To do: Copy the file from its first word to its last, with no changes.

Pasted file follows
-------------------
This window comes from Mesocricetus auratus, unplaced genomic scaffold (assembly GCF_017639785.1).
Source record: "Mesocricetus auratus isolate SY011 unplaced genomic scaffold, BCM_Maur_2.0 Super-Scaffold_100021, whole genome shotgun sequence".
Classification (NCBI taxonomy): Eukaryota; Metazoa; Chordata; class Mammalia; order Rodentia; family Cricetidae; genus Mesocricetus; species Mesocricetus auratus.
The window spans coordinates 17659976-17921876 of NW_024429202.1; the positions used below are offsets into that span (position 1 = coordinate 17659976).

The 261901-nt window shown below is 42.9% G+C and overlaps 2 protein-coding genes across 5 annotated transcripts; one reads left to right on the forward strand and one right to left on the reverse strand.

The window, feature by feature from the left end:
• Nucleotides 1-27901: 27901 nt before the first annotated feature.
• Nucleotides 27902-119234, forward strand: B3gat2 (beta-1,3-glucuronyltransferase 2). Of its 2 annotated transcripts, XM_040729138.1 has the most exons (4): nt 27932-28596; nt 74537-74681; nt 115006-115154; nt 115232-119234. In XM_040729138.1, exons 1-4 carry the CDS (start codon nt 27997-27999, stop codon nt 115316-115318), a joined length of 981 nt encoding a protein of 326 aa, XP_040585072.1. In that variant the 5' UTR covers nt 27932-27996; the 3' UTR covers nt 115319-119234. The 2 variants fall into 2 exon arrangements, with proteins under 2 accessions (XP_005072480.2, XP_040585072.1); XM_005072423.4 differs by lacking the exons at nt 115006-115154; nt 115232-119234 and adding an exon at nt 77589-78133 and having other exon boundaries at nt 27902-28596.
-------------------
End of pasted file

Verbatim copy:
This window comes from Mesocricetus auratus, unplaced genomic scaffold (assembly GCF_017639785.1).
Source record: "Mesocricetus auratus isolate SY011 unplaced genomic scaffold, BCM_Maur_2.0 Super-Scaffold_100021, whole genome shotgun sequence".
Classification (NCBI taxonomy): Eukaryota; Metazoa; Chordata; class Mammalia; order Rodentia; family Cricetidae; genus Mesocricetus; species Mesocricetus auratus.
The window spans coordinates 17659976-17921876 of NW_024429202.1; the positions used below are offsets into that span (position 1 = coordinate 17659976).

The 261901-nt window shown below is 42.9% G+C and overlaps 2 protein-coding genes across 5 annotated transcripts; one reads left to right on the forward strand and one right to left on the reverse strand.

The window, feature by feature from the left end:
• Nucleotides 1-27901: 27901 nt before the first annotated feature.
• Nucleotides 27902-119234, forward strand: B3gat2 (beta-1,3-glucuronyltransferase 2). Of its 2 annotated transcripts, XM_040729138.1 has the most exons (4): nt 27932-28596; nt 74537-74681; nt 115006-115154; nt 115232-119234. In XM_040729138.1, exons 1-4 carry the CDS (start codon nt 27997-27999, stop codon nt 115316-115318), a joined length of 981 nt encoding a protein of 326 aa, XP_040585072.1. In that variant the 5' UTR covers nt 27932-27996; the 3' UTR covers nt 115319-119234. The 2 variants fall into 2 exon arrangements, with proteins under 2 accessions (XP_005072480.2, XP_040585072.1); XM_005072423.4 differs by lacking the exons at nt 115006-115154; nt 115232-119234 and adding an exon at nt 77589-78133 and having other exon boundaries at nt 27902-28596.